A recent news story caught my eye about how the Chinese government, long advocating a one-child policy, has begun to alter its slogans.
According to the communist party paper, People’s Daily, the government is doing away with such horrific exhortations such as:
“We would rather scrape your womb than allow you to have a second child!”
… in lieu of sweeter, kinder messages like:
“Caring for the girl means caring for the future of the nation.”
Thus far, the Chinese government estimates their one-child policy has resulted in 400 million fewer births since implemented in 1979.
Horror stories abound regarding this policy, like people doing away with female infants; if you can only have one child in China, a boy is more sensible from a wage-earning standpoint. Thus the new policy contains slogans that encourage “caring for the girl.”
You gotta wonder what the Chinese think of the Duggars, the American family whose brood is so prolific they have their own reality TV show, 19 Kids and Counting. By “Counting,” producers mean to suggest the Duggars are still adding even more carbon emitters to the planet.
Their twentieth spawn was heralded for sometime in 2011, before Michelle miscarried.
It’s hard for me not to react to the Duggars with a measure of disgust — and don’t even get me started on Octomom!
Last November, planet Earth received its seven-billionth human.
This number, according to some scientists, far exceeds the carrying capacity of the earth’s resources. When you factor in what’s needed to feed, house, transport and entertain that number, you fall far short. According to Global Footprint Network, “Today humanity uses the equivalent of 1.5 planets to provide the resources we use and absorb our waste.”
For those who believe these challenges are surmountable with better distribution, technological advancement, etc., consider the UN’s World Meteorological Association’s just-released report: 2001-2010 was the warmest decade in human history. In fact, nine of those ten years were in the top-ten warmest years ever recorded.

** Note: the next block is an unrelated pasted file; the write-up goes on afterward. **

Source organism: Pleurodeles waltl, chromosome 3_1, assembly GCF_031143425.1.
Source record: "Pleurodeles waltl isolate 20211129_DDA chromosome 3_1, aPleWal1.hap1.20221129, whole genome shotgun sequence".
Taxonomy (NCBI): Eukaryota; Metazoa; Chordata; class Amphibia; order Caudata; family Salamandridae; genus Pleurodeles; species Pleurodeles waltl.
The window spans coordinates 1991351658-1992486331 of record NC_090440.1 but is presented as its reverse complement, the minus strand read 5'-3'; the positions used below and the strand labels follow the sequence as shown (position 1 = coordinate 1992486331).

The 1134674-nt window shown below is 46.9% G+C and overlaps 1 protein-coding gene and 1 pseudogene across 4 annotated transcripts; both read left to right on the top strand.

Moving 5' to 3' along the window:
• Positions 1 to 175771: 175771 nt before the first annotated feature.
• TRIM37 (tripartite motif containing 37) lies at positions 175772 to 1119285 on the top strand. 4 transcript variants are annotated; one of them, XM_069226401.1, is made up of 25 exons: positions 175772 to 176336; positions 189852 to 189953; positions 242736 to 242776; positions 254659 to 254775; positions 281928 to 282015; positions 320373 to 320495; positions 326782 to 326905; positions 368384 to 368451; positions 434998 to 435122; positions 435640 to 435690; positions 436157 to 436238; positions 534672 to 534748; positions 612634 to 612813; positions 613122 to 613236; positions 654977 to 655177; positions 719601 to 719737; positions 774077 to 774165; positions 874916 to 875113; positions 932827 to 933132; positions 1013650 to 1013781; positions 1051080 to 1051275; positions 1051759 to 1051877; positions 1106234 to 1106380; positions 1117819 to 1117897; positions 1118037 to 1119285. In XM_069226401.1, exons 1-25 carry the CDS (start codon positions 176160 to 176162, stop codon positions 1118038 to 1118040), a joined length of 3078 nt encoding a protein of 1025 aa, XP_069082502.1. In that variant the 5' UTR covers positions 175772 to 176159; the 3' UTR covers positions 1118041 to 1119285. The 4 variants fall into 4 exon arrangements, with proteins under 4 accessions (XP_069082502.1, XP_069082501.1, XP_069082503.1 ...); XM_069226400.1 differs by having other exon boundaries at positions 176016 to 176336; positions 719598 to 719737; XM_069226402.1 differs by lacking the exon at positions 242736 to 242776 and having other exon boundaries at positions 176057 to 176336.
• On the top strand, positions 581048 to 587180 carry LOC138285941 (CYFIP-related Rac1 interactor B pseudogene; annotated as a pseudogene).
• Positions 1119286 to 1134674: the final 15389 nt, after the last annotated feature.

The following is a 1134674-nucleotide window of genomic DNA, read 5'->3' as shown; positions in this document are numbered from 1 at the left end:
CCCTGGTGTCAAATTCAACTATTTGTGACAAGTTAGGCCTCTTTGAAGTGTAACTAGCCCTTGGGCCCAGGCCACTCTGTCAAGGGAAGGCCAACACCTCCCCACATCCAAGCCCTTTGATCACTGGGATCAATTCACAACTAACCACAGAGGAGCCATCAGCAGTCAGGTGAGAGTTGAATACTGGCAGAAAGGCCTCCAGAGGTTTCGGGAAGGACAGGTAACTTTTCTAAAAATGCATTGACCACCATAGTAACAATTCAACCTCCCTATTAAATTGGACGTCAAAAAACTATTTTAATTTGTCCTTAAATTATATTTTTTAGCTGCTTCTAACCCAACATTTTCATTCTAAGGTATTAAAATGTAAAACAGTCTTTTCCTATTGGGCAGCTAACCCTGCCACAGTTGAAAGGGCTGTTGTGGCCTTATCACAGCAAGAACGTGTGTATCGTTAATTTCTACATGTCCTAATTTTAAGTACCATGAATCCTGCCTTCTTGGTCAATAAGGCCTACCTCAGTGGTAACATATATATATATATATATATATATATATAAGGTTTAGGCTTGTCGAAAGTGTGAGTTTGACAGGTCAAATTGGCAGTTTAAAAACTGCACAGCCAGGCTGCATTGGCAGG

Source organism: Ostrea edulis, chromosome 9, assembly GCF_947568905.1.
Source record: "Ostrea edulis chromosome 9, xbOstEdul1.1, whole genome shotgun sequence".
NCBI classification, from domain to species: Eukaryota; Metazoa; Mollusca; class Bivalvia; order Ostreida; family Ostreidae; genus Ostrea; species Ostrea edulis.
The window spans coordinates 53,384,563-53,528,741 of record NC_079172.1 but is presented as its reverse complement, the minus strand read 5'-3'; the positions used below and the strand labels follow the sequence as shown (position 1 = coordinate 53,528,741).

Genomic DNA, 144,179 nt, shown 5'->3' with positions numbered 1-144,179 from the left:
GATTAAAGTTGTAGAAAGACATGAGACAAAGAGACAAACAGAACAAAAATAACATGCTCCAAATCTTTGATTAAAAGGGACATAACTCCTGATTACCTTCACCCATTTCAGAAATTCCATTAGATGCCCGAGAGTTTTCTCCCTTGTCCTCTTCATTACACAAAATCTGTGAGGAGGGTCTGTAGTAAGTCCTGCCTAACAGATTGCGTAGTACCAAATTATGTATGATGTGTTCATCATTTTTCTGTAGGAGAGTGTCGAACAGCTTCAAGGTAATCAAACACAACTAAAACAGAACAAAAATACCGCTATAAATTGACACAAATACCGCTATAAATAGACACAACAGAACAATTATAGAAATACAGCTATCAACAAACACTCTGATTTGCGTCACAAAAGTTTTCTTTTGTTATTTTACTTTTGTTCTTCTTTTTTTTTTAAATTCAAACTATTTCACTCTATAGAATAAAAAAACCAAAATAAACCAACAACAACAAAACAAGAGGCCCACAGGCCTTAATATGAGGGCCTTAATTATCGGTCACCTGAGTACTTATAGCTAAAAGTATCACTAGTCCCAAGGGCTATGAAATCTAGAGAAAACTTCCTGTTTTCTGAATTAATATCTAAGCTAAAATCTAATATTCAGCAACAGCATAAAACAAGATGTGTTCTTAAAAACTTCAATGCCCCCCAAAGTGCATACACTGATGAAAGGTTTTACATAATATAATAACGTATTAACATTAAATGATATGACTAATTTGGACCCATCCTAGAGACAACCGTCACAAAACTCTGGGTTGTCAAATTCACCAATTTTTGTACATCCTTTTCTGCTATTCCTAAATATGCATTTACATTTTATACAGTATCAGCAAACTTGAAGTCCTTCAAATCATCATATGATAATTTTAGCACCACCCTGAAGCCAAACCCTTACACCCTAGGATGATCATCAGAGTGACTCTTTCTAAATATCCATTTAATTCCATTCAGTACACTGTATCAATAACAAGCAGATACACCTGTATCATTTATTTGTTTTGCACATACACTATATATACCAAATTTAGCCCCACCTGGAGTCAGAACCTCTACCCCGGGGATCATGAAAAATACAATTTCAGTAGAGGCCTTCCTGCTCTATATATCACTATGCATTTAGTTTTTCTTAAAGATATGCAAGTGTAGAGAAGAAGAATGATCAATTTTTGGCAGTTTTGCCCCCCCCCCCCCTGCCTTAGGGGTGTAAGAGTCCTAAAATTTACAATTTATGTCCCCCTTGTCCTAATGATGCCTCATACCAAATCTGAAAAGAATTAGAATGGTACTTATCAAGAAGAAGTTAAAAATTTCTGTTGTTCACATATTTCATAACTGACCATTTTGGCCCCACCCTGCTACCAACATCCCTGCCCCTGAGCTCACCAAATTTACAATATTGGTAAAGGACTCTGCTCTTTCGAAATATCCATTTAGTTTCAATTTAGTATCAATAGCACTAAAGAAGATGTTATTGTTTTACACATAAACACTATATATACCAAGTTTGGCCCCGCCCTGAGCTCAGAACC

Chilling, ain’t it. Even if earth’s inhabitants could work together as a planet, keeping up with the chaos of our climate change will be challenge enough.
No wonder the Duggars educe my negative judgment. They′re like the Hummer drivers of parenthood. People who have just one or two kids are akin to Smart Cars or Priuses.
Some people I know of reproductive age are adamant they won’t have children. Those folks, to follow my metaphor, are tantamount to opting for public transit or bicycles.
I am reminded here, given the title of this piece, not of Shakespeare, but of Kurt Vonnegut, Jr. and Slaughterhouse-Five. Late in the 1972 novel, there’s a passage where the protagonist’s friend Bernard V. O’Hare is sharing information about population growth: “The Population Reference Bureau predicts that the world’s total population will double to 7,000,000,000 before the year 2000.”
Vonnegut responds (and oh how I love this): “I supposed they will all want dignity.”
Dignity, yes. And food and shelter and transportation and entertainment.
But take comfort. Thousands of industrial chemicals now inhabit our environment, from bisphenol-A lining your soup can or baby bottle or credit card receipt, to estrogen flushed into the groundwater, to flame retardants in your clothing and furniture.
These endocrine disruptors permeate our ecosystem, leading to hermaphroditic fish and amphibians, defective reproductive organs, sperm damage and other reproductive challenges.
Who knows? It may be our way of keeping ourselves in check.
That’s not birth control, but close enough.